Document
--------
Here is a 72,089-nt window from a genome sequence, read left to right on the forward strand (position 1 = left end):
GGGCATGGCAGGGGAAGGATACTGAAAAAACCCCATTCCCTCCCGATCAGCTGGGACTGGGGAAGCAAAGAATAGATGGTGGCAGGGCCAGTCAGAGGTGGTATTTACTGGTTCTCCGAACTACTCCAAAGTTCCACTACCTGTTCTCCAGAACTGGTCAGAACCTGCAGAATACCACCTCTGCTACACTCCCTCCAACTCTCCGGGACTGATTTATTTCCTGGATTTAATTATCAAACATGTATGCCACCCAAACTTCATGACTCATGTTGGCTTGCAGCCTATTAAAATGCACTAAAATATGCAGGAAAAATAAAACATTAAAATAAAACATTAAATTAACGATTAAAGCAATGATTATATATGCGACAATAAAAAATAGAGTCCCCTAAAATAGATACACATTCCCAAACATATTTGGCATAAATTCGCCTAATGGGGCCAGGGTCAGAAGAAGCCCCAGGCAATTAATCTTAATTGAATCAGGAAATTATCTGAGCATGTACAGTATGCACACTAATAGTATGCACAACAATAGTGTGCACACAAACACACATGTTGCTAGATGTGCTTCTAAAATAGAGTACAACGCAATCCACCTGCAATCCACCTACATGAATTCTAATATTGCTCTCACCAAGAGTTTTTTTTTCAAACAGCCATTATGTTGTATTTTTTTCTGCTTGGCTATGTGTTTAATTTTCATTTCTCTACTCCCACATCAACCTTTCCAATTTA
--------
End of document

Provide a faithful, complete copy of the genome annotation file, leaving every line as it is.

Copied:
Here is a 72,089-nt window from a genome sequence, read left to right on the forward strand (position 1 = left end):
GGGCATGGCAGGGGAAGGATACTGAAAAAACCCCATTCCCTCCCGATCAGCTGGGACTGGGGAAGCAAAGAATAGATGGTGGCAGGGCCAGTCAGAGGTGGTATTTACTGGTTCTCCGAACTACTCCAAAGTTCCACTACCTGTTCTCCAGAACTGGTCAGAACCTGCAGAATACCACCTCTGCTACACTCCCTCCAACTCTCCGGGACTGATTTATTTCCTGGATTTAATTATCAAACATGTATGCCACCCAAACTTCATGACTCATGTTGGCTTGCAGCCTATTAAAATGCACTAAAATATGCAGGAAAAATAAAACATTAAAATAAAACATTAAATTAACGATTAAAGCAATGATTATATATGCGACAATAAAAAATAGAGTCCCCTAAAATAGATACACATTCCCAAACATATTTGGCATAAATTCGCCTAATGGGGCCAGGGTCAGAAGAAGCCCCAGGCAATTAATCTTAATTGAATCAGGAAATTATCTGAGCATGTACAGTATGCACACTAATAGTATGCACAACAATAGTGTGCACACAAACACACATGTTGCTAGATGTGCTTCTAAAATAGAGTACAACGCAATCCACCTGCAATCCACCTACATGAATTCTAATATTGCTCTCACCAAGAGTTTTTTTTTCAAACAGCCATTATGTTGTATTTTTTTCTGCTTGGCTATGTGTTTAATTTTCATTTCTCTACTCCCACATCAACCTTTCCAATTTA